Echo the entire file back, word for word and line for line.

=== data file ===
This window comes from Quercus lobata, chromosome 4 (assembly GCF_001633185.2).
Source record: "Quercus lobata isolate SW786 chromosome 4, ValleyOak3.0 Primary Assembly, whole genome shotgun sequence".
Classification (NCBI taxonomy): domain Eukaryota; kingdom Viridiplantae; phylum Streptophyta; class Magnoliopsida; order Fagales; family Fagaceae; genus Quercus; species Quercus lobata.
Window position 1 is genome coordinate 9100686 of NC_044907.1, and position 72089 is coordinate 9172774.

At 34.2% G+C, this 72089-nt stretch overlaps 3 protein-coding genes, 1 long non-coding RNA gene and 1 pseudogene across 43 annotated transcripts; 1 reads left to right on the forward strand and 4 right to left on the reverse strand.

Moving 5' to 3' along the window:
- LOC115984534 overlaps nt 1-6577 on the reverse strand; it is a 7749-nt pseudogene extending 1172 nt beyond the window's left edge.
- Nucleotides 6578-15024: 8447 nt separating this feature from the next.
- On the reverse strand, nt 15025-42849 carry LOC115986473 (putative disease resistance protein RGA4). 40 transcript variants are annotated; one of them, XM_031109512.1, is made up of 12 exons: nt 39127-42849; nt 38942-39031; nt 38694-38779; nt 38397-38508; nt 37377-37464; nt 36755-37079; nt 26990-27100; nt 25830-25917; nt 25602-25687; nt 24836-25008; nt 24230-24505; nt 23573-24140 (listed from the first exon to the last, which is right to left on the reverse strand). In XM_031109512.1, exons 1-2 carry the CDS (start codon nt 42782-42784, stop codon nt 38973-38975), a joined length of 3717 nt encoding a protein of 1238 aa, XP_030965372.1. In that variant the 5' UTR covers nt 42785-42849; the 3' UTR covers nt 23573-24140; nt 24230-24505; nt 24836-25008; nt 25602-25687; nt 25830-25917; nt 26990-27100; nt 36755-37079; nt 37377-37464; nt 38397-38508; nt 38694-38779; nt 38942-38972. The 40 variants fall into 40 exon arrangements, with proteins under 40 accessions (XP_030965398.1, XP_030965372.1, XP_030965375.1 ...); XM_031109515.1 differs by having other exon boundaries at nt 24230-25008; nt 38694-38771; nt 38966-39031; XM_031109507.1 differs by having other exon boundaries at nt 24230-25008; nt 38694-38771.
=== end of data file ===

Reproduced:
This window comes from Quercus lobata, chromosome 4 (assembly GCF_001633185.2).
Source record: "Quercus lobata isolate SW786 chromosome 4, ValleyOak3.0 Primary Assembly, whole genome shotgun sequence".
Classification (NCBI taxonomy): domain Eukaryota; kingdom Viridiplantae; phylum Streptophyta; class Magnoliopsida; order Fagales; family Fagaceae; genus Quercus; species Quercus lobata.
Window position 1 is genome coordinate 9100686 of NC_044907.1, and position 72089 is coordinate 9172774.

At 34.2% G+C, this 72089-nt stretch overlaps 3 protein-coding genes, 1 long non-coding RNA gene and 1 pseudogene across 43 annotated transcripts; 1 reads left to right on the forward strand and 4 right to left on the reverse strand.

Moving 5' to 3' along the window:
- LOC115984534 overlaps nt 1-6577 on the reverse strand; it is a 7749-nt pseudogene extending 1172 nt beyond the window's left edge.
- Nucleotides 6578-15024: 8447 nt separating this feature from the next.
- On the reverse strand, nt 15025-42849 carry LOC115986473 (putative disease resistance protein RGA4). 40 transcript variants are annotated; one of them, XM_031109512.1, is made up of 12 exons: nt 39127-42849; nt 38942-39031; nt 38694-38779; nt 38397-38508; nt 37377-37464; nt 36755-37079; nt 26990-27100; nt 25830-25917; nt 25602-25687; nt 24836-25008; nt 24230-24505; nt 23573-24140 (listed from the first exon to the last, which is right to left on the reverse strand). In XM_031109512.1, exons 1-2 carry the CDS (start codon nt 42782-42784, stop codon nt 38973-38975), a joined length of 3717 nt encoding a protein of 1238 aa, XP_030965372.1. In that variant the 5' UTR covers nt 42785-42849; the 3' UTR covers nt 23573-24140; nt 24230-24505; nt 24836-25008; nt 25602-25687; nt 25830-25917; nt 26990-27100; nt 36755-37079; nt 37377-37464; nt 38397-38508; nt 38694-38779; nt 38942-38972. The 40 variants fall into 40 exon arrangements, with proteins under 40 accessions (XP_030965398.1, XP_030965372.1, XP_030965375.1 ...); XM_031109515.1 differs by having other exon boundaries at nt 24230-25008; nt 38694-38771; nt 38966-39031; XM_031109507.1 differs by having other exon boundaries at nt 24230-25008; nt 38694-38771.